Thursday, June 30, 2016


Thanks to social media, I get to watch people on a list named “Friends,” most of whom I’ve never met and likely never will, talk about the stuff they’re into on a sometimes second-by-second basis. As a result, I have noticed that even those people that pride themselves on being “different” and “weird” usually tend to be just as sheep-like in their tastes as the supposed mainstream they look down upon.  It’s been a rude awakening for me, especially considering how I’ve been forced to draw the sad conclusion that I have only a little more in common with them than I do with those who consider my interests bizarre or lacking in merit of one type of another.

So, most of the television shows these people are into get discussed and drooled over on a constant. Below is a list of some of those shows and how I feel about them:

Game of Thrones- It started out mildly interesting in its first season until one of the two only interesting characters got killed off. By season two, I realized I not only didn’t care what was happening, but what was happening was little more than exploitative melodrama.

The Walking Dead- As far as I’m concerned, there are two versions of this show: The brilliant and riveting six-episode first season led by Frank Darabont, and the slow descent into pointlessness, abject stupidity, and formulaic claptrap of the later seasons. Guess which one I liked?

Orange is the New Black- I actually heard a radio interview with the woman whose actual life story inspired this show, and her apparent cluelessness intrigued me. Sadly, after three or four episodes, I found myself bored, annoyed and not at all invested.

The Big Bang Theory- I’ve written so much about this geek culture minstrel show that at this point it almost feels self-indulgent. Bad writing, terrible actors with nearly zero comic timing and shoe-horned geek pop culture references make this show pure torture to try and sit through.

Castle- I used to like Nathan Fillion. And I don’t blame him for jumping at his own major ntwork series, but this one just happened to be a combination of every show I’ve ever hated. All the clich├ęs are there, from the would-be witty dialogue, the clunky sexual innuendo, the candy-ass mysteries, the implausible inclusion of a character who shouldn’t be allowed anywhere near police work (“The Mentalist,” anyone?) and a chemistry-free casting. So glad to see this one go.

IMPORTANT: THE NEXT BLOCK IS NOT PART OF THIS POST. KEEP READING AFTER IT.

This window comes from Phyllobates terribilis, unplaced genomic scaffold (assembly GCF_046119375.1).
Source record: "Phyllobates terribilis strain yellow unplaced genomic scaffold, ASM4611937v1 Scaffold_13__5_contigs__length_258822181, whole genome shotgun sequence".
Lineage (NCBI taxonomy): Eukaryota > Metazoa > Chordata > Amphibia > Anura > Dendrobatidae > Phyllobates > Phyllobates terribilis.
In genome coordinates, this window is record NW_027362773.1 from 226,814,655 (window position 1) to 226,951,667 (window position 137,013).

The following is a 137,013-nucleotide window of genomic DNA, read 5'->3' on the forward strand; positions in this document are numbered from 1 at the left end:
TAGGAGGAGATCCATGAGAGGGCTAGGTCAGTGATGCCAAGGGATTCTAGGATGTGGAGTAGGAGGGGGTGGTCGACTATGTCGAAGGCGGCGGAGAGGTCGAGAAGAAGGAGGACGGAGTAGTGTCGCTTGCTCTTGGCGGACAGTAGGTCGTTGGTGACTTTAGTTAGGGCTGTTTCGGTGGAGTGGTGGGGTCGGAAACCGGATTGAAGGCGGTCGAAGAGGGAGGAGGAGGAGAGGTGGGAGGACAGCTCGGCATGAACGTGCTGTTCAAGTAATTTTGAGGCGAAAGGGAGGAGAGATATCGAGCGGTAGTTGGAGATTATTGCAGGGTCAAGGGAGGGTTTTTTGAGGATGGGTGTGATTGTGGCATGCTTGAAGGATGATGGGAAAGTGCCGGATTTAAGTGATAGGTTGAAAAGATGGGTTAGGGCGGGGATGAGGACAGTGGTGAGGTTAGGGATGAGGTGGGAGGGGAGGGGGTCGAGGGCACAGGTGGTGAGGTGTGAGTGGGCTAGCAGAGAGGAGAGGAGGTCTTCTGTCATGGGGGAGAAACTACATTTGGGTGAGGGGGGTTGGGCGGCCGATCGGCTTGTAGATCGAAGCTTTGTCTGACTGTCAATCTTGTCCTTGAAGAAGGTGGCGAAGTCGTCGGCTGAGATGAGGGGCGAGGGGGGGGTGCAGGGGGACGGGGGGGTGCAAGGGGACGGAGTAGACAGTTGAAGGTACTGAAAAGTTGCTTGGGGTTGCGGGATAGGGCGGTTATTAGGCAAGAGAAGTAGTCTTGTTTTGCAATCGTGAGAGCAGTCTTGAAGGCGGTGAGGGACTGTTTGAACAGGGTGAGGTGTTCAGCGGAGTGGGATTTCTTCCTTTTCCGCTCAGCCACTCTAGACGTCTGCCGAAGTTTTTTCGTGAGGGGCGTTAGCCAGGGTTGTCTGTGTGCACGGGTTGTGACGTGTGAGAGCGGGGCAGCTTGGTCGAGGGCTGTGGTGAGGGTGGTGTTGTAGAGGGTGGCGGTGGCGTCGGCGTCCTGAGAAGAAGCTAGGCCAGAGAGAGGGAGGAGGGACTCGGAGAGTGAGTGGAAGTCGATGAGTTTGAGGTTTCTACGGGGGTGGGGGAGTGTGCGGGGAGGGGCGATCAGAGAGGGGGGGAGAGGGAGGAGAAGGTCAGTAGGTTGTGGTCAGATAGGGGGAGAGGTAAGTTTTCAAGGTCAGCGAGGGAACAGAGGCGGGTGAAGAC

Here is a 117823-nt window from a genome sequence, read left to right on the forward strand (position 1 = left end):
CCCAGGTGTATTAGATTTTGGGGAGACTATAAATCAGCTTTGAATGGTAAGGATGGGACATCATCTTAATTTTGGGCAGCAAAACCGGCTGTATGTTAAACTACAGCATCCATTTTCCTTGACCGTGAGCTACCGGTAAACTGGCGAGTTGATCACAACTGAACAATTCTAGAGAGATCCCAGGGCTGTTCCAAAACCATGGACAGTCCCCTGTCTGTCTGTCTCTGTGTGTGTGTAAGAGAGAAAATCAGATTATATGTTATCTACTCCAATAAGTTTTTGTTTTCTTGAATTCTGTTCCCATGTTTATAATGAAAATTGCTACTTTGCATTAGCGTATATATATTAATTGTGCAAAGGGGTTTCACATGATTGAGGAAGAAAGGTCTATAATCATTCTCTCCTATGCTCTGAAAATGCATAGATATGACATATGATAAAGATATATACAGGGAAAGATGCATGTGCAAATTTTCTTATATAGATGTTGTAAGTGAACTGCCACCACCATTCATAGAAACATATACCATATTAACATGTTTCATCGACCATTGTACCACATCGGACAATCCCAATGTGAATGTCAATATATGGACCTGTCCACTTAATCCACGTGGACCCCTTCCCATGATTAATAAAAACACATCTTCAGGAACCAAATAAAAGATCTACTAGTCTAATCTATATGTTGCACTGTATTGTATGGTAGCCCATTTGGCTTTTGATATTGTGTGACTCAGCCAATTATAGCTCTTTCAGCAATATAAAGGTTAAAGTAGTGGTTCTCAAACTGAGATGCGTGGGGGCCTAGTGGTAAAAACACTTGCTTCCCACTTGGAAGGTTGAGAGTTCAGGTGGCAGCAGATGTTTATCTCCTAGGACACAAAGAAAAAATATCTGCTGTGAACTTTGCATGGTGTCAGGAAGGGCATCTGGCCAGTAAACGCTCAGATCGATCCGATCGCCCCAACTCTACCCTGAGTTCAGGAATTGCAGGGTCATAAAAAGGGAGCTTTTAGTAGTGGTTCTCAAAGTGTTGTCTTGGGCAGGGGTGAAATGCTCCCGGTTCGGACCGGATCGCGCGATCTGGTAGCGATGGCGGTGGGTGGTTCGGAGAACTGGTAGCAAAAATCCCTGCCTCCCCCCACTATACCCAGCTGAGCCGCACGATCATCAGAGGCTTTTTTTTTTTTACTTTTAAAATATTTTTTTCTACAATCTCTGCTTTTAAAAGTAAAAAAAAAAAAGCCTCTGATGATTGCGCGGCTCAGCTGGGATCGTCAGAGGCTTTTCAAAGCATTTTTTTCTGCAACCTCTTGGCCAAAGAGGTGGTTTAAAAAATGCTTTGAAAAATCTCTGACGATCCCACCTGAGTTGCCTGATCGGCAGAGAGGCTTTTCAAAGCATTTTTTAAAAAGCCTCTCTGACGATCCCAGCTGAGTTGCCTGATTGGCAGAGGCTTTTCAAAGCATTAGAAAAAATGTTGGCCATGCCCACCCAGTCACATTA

Scandal- Shonda Rhimes excels at juvenile, tittering shows about the idea of sex from the perspective of middle school age children, so it’s no surprise that this ludicrous foray into silliness is equal parts unbelievable plots and screwing.


I know there are more but those are the main ones I’m constantly reading about. Next up, a list of show I like that everybody seems to hate~


Monday, June 13, 2016

Thoughts on the Orlando Massacre.

I could offer my observations and opinions on what happened in Orlando when  a murderer slaughtered fifty human beings at a nightclub and wounded at least fifty-three more in the name of  his twisted take on religion combined with homophobia taken to its worst extreme. But that would all be theoretical, despite the well-intentioned approach. Instead, I thought I'd repost something one of my bosses wrote because it's eloquent, well-written and, most importantly, it's based on the viewpoint of someone who can relate:

Wednesday, June 8, 2016


Every so often, my Blogger stats show me that an older post has been viewed, prompting me to click on it and see what I wrote. In this case, it was a post from August of 2014 when the Parsek Inc. anthology "Parch" was released. At the time, there was only one reader review, which was positive, but I wasn't mentioned in it. Now that I've taken a second look, I see another review that did mention me and it was also positive.

Click here for the  review.

Saturday, June 4, 2016

Shane Black on Bowing to Fandom Pressure.

I've always admired Shane Black as a screenwriter ever since "Lethal Weapon" and "The Monster Squad," and recently I've come to admire him as a director as well. I was not one of those who felt some bizarre and entitled sense of betrayal because he dared alter a popular Marvel villain in the name of actual surprises and creativity.

So, in his honor as a  show of solidarity from a guy he's never heard of and certainly doesn't need as a supporter, I present the following Shane Black quote as something all creatives and supposed fans should abide by:

 “The minute you start to govern your creative impulses based on anticipation of someone else's response or their expectations then you're going to fail. "